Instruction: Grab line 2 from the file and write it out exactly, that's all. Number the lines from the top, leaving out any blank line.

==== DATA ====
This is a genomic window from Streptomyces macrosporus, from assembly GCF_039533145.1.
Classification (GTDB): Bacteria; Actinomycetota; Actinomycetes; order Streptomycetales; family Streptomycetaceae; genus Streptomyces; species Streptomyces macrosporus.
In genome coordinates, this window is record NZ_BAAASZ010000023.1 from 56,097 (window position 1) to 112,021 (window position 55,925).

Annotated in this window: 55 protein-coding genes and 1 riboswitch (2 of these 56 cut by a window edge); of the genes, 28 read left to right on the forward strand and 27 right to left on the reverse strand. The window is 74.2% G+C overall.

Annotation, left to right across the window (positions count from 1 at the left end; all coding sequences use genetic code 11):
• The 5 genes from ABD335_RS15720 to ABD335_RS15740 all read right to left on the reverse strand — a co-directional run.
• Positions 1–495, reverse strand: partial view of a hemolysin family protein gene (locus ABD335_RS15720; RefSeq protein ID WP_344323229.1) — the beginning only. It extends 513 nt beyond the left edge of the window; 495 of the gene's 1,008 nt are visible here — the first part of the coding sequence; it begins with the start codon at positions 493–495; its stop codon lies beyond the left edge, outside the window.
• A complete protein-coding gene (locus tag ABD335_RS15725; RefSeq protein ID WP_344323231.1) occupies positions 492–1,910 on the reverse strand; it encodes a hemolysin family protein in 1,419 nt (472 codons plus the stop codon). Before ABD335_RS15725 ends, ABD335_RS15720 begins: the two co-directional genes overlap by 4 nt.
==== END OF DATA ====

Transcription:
Classification (GTDB): Bacteria; Actinomycetota; Actinomycetes; order Streptomycetales; family Streptomycetaceae; genus Streptomyces; species Streptomyces macrosporus.